This is Black Future Month ’10. I hope you like it.

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Kirby & Simon’s Best

June 5th, 2009 Posted by david brothers

The Best of Simon and Kirby
Joe Simon & Jack Kirby, edited by Steve Saffel
240 pages, 9″x12 1/4″

Titan Books

I’m a Kirby fan.

It’s obvious if you know me, I think. I love the Captain America & the Falcon stuff he did, I love the New Gods, and I think that his character design is top notch. Of course, all of my favorite Kirby work was created after he’d become Jack “King” Kirby. This was late era Kirby, if you go by the length of his career.

Early Kirby, the raw stuff from the beginning of his career, is mostly a mystery to me. I have one of Marvel’s Visionaries hardcovers that collects a lot of it, like the Two-Gun Kid stuff, and it’s pretty fascinating. A lot of what made Kirby Kirby was there in the text, though in an unpolished form.

Titan Books recently released The Best of Simon and Kirby, a volume collecting a lot of those issues that I’ve never seen. I’ve got to say that they did a stellar job with it. It’s oversized (essentially a coffee table book), printed on non-glossy paper, and a real work of art. The extra size really lets you get into the art, which is part of the point of this book.

Joe Simon and Jack Kirby were a team for years, and worked in a variety of genres. This volume collects stories featuring superheroes, criminals, and (the deep, dark secret of Kirby & Simon) stories from the original romance book, Young Romance. I’d known that Kirby had a hand in popularizing romance comics, and it’s nice to finally get a chance to read them.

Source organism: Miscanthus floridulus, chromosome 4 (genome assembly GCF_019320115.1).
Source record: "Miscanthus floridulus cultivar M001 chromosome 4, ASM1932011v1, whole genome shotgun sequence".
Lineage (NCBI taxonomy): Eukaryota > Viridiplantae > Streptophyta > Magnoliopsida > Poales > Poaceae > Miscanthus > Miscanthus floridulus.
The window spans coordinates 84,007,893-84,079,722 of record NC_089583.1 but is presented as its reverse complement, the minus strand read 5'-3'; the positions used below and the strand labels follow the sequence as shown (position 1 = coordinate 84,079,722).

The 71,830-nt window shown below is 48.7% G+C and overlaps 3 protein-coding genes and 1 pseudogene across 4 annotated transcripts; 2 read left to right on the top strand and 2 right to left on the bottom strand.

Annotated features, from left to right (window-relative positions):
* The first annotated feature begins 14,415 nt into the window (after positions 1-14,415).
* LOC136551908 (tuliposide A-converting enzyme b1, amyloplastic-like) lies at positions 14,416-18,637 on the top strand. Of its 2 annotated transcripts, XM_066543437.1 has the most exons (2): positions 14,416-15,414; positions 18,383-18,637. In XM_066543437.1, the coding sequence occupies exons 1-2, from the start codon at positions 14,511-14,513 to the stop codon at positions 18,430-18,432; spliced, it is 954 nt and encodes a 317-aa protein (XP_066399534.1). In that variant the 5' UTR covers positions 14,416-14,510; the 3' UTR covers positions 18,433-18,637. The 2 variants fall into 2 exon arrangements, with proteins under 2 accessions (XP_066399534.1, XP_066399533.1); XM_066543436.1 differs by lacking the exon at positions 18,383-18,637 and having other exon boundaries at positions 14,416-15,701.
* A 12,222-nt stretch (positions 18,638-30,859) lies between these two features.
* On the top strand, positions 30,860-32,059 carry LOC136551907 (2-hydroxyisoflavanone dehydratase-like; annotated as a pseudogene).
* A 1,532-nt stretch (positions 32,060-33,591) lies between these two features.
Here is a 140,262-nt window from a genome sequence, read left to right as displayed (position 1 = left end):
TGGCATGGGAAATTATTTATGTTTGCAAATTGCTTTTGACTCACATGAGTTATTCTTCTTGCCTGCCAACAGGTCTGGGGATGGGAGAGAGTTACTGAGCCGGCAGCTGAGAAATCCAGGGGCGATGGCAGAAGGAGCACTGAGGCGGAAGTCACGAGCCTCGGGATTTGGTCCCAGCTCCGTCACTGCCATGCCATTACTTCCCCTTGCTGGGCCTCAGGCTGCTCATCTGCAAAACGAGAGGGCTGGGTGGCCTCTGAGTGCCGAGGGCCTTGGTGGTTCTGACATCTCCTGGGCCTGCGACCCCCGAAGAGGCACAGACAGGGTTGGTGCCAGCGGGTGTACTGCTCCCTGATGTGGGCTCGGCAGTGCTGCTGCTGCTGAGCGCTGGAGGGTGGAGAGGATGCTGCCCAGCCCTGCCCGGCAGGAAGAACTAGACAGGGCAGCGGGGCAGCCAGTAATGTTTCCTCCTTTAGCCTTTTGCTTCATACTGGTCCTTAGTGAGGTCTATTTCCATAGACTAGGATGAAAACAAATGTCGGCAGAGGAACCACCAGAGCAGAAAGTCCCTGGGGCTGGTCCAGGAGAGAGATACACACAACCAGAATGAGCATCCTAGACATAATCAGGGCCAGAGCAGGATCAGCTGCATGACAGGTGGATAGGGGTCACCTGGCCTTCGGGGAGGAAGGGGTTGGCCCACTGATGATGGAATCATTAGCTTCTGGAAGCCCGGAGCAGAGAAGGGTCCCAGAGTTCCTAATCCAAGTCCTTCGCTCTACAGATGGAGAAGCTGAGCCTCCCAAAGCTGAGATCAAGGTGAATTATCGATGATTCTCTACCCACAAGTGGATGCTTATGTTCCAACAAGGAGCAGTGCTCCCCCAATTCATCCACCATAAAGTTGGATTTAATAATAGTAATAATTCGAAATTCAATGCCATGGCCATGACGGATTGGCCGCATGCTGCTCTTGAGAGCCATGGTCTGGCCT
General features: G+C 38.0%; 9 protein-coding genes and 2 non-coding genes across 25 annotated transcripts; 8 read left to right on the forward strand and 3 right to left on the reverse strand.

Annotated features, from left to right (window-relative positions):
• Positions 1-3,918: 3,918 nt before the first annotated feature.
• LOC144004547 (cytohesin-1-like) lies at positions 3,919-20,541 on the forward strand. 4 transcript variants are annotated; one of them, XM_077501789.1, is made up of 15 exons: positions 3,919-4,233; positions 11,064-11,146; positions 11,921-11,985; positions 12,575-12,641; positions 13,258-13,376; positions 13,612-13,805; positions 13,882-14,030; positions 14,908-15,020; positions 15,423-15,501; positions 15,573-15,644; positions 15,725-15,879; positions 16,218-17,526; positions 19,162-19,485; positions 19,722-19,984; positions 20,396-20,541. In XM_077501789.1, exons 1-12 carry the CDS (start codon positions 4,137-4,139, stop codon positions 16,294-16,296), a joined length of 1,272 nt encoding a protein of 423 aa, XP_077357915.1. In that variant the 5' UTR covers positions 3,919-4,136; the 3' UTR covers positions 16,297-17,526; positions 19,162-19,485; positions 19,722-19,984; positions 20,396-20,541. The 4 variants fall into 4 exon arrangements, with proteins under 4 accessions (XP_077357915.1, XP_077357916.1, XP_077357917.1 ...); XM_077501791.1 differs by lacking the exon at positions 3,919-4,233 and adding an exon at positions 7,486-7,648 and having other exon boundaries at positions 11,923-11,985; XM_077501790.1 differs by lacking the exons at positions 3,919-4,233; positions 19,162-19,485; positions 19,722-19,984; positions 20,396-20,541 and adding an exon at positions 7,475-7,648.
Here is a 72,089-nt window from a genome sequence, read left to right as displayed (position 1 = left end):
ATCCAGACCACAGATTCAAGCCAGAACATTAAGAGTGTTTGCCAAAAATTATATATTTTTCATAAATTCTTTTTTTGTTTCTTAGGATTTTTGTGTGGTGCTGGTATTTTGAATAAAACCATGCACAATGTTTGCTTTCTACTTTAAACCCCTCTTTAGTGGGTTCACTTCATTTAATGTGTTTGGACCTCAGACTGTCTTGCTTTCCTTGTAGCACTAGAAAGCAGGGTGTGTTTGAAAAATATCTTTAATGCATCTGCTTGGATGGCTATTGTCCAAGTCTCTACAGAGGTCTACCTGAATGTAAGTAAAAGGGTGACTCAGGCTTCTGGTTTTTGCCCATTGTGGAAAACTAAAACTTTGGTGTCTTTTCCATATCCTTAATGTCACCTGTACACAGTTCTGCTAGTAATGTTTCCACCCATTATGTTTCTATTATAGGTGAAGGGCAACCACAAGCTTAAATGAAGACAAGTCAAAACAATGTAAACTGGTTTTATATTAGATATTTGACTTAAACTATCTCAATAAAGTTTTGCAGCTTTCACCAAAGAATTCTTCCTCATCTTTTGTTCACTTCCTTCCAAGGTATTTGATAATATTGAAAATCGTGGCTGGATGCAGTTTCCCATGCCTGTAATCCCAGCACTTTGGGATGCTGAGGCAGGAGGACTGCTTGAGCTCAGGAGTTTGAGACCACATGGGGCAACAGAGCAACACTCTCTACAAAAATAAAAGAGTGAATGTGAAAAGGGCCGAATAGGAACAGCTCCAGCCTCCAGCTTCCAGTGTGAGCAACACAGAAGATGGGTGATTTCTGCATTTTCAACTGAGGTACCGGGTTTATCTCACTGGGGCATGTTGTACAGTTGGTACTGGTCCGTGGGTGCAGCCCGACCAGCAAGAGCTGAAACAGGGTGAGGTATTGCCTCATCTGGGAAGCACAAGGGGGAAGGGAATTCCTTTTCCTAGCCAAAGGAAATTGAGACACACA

The Best of Simon and Kirby also reprints a couple of titles from DC and Marvel. Captain America, The Vision (the old one), Sandman, and a Boy Commandos tale wrap up the Big Two work in this book.

I really, really like this book. It’s a historical collection, but the way it’s presented is as more of a conversation piece. Each genre gets a chapter break in the form of a short essay that also doubles as a biography of the careers of each man. It’s conversational in tone, and detailed enough to educate you about a time you rarely hear about. It makes it easy to burn through the book, too, since it provides an easy stopping point for each genre. I spent a couple of days knocking out a series of stories before bed.

The most striking thing about this book, I think, is how un-Kirby a lot of it looks. The thick lines and insane layouts that dominated Kirby’s later work are present in the occasional story here, but most of the work isn’t as undeniably “Kirby” as, say, the Fourth World volumes. My first thought is to say that it was Joe Simon’s inking that makes it look so different, but something I keep forgetting is that a lot of these stories were over twenty years old before Kirby put pen to paper on Fantastic Four #1. Over the course of twenty or thirty years, anyone’s style would, and should, change around a little bit.

The Best of Simon and Kirby is forty bucks, which is a little pricey, but worth every penny to Kirby and Simon fans, or even people interested in comics history.